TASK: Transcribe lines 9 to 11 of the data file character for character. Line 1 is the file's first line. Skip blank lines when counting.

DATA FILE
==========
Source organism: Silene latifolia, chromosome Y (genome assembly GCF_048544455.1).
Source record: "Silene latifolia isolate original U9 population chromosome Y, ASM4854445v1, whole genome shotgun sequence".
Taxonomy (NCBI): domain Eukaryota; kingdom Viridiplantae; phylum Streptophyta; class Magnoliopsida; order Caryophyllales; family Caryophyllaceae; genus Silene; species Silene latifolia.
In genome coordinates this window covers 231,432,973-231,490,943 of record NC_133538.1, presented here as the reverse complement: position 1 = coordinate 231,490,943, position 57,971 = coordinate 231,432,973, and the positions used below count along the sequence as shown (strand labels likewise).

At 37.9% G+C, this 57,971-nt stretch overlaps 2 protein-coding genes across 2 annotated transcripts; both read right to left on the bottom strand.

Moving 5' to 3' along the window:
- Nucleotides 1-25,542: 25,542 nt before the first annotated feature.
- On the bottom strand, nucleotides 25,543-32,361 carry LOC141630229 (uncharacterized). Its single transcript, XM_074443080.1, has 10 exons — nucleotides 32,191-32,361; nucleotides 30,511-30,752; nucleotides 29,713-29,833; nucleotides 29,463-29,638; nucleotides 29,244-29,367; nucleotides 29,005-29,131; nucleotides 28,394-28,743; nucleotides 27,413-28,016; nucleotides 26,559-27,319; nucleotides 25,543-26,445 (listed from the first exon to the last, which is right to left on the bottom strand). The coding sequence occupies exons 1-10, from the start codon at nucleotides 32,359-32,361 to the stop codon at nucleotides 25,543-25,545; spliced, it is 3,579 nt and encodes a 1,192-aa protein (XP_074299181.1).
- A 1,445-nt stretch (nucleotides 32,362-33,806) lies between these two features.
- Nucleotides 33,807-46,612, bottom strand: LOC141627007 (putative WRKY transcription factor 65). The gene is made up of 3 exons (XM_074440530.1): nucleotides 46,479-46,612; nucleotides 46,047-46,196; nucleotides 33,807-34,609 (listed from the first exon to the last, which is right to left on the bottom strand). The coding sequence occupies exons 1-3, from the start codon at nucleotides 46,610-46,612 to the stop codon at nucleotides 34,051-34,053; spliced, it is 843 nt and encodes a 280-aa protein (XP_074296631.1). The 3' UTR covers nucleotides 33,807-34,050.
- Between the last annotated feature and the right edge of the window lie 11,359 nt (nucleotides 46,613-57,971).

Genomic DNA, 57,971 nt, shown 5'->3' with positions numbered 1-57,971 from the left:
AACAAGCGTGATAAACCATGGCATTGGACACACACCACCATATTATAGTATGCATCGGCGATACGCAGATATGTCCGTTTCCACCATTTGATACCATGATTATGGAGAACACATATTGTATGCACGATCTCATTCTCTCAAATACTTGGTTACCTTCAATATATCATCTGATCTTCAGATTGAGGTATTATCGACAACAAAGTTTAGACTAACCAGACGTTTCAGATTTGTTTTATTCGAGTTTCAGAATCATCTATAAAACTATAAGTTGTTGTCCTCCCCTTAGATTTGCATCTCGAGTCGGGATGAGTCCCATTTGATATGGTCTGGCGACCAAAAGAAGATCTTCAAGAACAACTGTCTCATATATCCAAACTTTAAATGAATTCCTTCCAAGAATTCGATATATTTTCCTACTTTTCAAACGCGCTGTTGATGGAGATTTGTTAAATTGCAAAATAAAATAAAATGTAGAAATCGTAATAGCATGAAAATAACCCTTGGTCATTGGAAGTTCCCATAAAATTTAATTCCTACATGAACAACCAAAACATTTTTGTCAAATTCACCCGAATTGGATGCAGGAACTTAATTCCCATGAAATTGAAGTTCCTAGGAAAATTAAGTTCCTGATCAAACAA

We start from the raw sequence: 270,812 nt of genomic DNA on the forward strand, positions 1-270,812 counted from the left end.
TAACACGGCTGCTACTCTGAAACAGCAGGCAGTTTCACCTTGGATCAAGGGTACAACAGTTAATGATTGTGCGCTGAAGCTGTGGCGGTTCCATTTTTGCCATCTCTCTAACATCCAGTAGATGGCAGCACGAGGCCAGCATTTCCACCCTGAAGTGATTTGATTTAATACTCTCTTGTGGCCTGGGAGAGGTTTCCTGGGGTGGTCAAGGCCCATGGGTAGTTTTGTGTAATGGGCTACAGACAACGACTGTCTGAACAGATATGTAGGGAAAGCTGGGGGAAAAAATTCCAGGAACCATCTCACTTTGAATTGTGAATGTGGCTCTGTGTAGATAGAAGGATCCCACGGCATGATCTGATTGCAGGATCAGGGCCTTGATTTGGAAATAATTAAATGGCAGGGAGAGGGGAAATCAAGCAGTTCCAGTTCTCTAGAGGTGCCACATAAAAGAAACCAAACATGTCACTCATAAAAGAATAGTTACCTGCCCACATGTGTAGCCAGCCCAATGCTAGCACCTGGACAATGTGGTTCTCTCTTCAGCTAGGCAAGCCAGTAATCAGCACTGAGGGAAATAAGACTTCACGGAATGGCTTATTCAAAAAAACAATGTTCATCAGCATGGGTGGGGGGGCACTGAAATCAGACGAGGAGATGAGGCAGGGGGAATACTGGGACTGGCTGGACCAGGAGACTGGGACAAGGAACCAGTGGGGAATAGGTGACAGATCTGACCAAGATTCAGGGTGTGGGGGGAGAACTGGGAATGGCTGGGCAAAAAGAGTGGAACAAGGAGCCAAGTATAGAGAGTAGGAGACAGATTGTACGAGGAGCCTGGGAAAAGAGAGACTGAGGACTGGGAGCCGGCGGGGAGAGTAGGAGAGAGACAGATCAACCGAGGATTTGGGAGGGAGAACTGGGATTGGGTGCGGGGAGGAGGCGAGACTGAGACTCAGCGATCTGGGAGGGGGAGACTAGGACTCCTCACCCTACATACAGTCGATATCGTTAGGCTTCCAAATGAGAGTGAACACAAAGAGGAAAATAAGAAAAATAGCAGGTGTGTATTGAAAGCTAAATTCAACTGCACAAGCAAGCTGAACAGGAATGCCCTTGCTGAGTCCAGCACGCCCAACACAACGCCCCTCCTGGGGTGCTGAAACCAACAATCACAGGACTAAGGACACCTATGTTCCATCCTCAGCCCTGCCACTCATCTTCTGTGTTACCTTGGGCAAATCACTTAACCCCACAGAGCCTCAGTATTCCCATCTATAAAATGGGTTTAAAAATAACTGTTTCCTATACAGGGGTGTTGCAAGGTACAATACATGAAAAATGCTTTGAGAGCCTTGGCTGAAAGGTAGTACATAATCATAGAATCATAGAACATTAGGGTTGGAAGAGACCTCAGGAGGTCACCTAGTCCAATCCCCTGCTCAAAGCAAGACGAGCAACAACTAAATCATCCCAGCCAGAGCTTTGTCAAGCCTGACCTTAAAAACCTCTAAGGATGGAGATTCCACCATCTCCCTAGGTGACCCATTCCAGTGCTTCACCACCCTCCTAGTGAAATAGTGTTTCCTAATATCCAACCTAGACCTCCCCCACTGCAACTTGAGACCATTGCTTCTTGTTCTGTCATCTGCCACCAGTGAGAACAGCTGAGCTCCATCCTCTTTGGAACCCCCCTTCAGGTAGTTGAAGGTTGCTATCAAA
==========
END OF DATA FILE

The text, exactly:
- A 1,445-nt stretch (nucleotides 32,362-33,806) lies between these two features.
- Nucleotides 33,807-46,612, bottom strand: LOC141627007 (putative WRKY transcription factor 65). The gene is made up of 3 exons (XM_074440530.1): nucleotides 46,479-46,612; nucleotides 46,047-46,196; nucleotides 33,807-34,609 (listed from the first exon to the last, which is right to left on the bottom strand). The coding sequence occupies exons 1-3, from the start codon at nucleotides 46,610-46,612 to the stop codon at nucleotides 34,051-34,053; spliced, it is 843 nt and encodes a 280-aa protein (XP_074296631.1). The 3' UTR covers nucleotides 33,807-34,050.
- Between the last annotated feature and the right edge of the window lie 11,359 nt (nucleotides 46,613-57,971).